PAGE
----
- Written by: Neil Cote
- Produced by: Ziana Merlim
- Estimated reading time: 5 mins
How does a family-owned company in a small Heartland city get to be a global heavyweight in the competitive industry of rubber and vinyl commercial flooring while maintaining quaint in-house values that might seem more likely with a mom-and-pop operation?
It’s a question that Dee Dee Brickner, marketing manager for Roppe Corp., never tires of answering.
In short, because no matter how big Roppe Corp. grows, it remembers its roots, the personable Brickner explains from company headquarters in the northwest Ohio city of Fostoria, whose 14,000 residents wouldn’t come close to filling a modern sports arena. But this little city, far removed from Cleveland, Cincinnati and Columbus, has long been where Roppe has set the bar for being a good corporate citizen. Its employees are threads embedded in the local social fabric where everybody knows everybody and the old-fashioned handshake still holds the value of an iron-clad agreement.
“We just want the best for our community and try to set an example,” continues Brickner, a part of Roppe for 27 years and marketing manager since 2016. “We’re not owned by a bank or a group of investors; we’re locally owned, privately held and that fosters a sense of pride for us. Several of our competitors have ownership from outside the United States, which is why ‘Made in USA’ is an attribute we like to emphasize.”
It’s among the many claims that Roppe can make.
A sound investment
Founded as Roppe Rubber Corp. in 1955, when Thony Roppe, an enterprising man of Norwegian descent from Ollie, Montana, invested his life savings in a small rubber manufacturing plant, the company has since grown to include partnerships with distributors in over 110 U.S. cities as well as seven locations in Canada and another 27 worldwide.
The Miller family became the ownership team following the founder’s untimely death in the early 1970s. A longtime, trusted employee, Donald Miller, became president and eventually assumed full ownership.
Although the company has seen exponential growth during the decades under Miller’s leadership, it has remained true to the commercial flooring business. Its product line covers just about everything one might look for in commercial flooring, including rubber sheet and rubber and vinyl tile, treads, wall bases and accessories. Specialty flooring products and LVT lines round out the variety of offerings.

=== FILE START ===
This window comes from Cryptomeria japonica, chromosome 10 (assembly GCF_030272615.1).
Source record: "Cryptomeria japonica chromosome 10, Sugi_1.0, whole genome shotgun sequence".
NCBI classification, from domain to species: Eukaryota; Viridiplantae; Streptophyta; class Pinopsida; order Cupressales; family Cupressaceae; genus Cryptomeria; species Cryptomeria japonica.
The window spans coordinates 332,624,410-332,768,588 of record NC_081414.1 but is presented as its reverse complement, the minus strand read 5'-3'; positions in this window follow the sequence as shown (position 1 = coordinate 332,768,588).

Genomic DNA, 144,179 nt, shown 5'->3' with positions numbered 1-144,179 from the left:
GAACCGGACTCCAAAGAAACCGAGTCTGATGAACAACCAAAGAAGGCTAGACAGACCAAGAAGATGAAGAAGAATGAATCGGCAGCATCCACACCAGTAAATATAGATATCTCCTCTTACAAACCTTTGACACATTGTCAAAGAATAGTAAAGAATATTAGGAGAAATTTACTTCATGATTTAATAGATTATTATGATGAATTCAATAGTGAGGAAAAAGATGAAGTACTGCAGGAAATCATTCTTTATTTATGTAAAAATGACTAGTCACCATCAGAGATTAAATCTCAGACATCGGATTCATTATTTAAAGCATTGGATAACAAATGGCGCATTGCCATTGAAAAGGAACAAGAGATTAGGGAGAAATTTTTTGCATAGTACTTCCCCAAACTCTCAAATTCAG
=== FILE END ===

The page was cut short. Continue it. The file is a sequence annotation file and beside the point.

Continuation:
Although many rubber tile and coordinating tread options are available, among the newest innovations is the Envire Rubber Sheet and Tile product. U.S.-manufactured, this sheet product boasts a 6-by-50- foot roll size that promotes fewer seams, and offers a tone-on-tone speckled color palette that is very popular today. The product has recently been installed at the Hartford Surgery Center in Connecticut, as well as at Yale Elementary School in Richardson, Texas.
“These installations showcase the beauty and durability that Envire brings to a space,” Brickner says. “The floor looks amazing and is easy to maintain for many years to come, which makes the facilities happy, while the patients or students get to enjoy beautifully designed spaces.”
Specialty products such as Metal Treads, Rop-Cord tiles and athletic flooring options such as Recoil and Tuflex are popular products that meet specific installation needs.
The luxury vinyl tile lines include the Health and Learning palette option popular in healthcare and educational environments. Its tonal design is intended to create spaces that encourage calmness for healing and learning. Among the other choices are the popular Northern Timbers, a vinyl wood plank designed to mimic the look of wood flooring without the maintenance.
Given the nature of the modern workplace, with all its hi-tech operations, commercial clients often opt for Roppe’s Electrostatic Dissipative (ESD) rubber and vinyl tiles that dissipate static electricity, including the charges from the human body that can disrupt sensitive devices.